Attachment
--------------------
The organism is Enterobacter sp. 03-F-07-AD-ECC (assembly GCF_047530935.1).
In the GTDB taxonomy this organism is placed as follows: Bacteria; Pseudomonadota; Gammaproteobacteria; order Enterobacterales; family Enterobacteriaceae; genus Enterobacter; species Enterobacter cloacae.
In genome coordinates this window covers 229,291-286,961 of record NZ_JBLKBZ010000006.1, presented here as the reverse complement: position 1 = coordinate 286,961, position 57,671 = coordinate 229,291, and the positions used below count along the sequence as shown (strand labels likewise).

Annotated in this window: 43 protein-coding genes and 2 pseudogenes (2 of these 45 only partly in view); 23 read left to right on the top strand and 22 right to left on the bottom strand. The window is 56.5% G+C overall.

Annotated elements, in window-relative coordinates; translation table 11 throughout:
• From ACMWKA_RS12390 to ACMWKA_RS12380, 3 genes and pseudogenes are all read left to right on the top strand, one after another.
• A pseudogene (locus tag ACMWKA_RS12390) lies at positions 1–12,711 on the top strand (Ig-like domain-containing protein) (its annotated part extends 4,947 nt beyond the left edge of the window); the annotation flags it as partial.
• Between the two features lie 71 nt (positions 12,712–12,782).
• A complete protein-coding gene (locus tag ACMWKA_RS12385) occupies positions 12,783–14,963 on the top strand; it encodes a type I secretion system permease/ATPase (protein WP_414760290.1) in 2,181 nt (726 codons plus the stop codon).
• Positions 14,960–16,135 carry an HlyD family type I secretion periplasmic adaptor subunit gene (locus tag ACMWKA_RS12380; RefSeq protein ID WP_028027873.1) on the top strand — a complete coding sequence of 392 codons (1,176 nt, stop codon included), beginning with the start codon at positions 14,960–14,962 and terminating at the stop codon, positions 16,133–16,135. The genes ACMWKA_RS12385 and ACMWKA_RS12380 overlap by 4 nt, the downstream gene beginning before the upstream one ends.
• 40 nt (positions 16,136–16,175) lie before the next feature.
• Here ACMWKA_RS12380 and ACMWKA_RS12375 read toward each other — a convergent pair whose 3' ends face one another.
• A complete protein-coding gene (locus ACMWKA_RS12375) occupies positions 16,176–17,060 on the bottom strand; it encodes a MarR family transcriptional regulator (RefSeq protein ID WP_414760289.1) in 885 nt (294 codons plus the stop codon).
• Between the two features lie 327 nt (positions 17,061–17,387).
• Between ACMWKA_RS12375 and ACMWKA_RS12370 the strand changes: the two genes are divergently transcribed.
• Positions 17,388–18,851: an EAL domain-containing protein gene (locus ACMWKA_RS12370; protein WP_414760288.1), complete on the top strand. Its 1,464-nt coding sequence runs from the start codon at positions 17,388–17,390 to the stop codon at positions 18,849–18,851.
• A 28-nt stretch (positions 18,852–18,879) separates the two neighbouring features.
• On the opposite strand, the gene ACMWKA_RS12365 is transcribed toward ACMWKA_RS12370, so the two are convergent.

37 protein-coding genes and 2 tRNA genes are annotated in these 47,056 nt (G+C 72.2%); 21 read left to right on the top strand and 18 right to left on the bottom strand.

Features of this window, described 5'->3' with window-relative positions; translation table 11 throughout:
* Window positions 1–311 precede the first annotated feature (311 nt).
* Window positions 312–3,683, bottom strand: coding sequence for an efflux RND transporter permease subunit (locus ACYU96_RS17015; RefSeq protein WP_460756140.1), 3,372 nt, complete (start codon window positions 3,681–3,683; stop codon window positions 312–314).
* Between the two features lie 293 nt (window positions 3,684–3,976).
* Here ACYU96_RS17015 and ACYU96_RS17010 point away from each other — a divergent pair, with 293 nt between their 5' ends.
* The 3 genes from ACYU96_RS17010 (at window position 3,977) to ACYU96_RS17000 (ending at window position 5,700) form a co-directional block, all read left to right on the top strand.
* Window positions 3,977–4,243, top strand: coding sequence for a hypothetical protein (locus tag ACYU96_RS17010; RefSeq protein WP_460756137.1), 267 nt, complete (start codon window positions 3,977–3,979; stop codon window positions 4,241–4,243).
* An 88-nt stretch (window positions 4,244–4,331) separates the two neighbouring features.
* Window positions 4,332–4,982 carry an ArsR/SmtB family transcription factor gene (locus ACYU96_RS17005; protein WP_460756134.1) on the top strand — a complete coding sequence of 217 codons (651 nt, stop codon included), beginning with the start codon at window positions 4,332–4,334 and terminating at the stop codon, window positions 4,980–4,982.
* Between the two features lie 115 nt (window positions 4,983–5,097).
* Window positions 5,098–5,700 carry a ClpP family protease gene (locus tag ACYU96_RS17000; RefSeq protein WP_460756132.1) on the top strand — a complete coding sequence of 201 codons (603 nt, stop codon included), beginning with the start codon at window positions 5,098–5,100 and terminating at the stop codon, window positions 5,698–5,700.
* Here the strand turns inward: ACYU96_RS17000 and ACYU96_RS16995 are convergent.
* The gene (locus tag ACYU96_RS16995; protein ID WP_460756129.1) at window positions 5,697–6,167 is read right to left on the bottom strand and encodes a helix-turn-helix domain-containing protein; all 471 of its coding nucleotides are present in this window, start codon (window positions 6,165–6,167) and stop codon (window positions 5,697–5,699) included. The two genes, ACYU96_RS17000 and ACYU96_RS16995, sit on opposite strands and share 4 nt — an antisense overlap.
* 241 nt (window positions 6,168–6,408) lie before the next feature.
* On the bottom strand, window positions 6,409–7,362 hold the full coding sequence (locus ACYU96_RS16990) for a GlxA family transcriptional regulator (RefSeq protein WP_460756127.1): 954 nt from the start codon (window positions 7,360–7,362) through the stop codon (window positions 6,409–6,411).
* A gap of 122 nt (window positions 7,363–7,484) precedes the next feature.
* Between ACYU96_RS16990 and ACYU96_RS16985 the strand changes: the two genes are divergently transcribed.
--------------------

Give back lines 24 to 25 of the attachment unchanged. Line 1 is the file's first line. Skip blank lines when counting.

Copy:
* Here ACYU96_RS17015 and ACYU96_RS17010 point away from each other — a divergent pair, with 293 nt between their 5' ends.
* The 3 genes from ACYU96_RS17010 (at window position 3,977) to ACYU96_RS17000 (ending at window position 5,700) form a co-directional block, all read left to right on the top strand.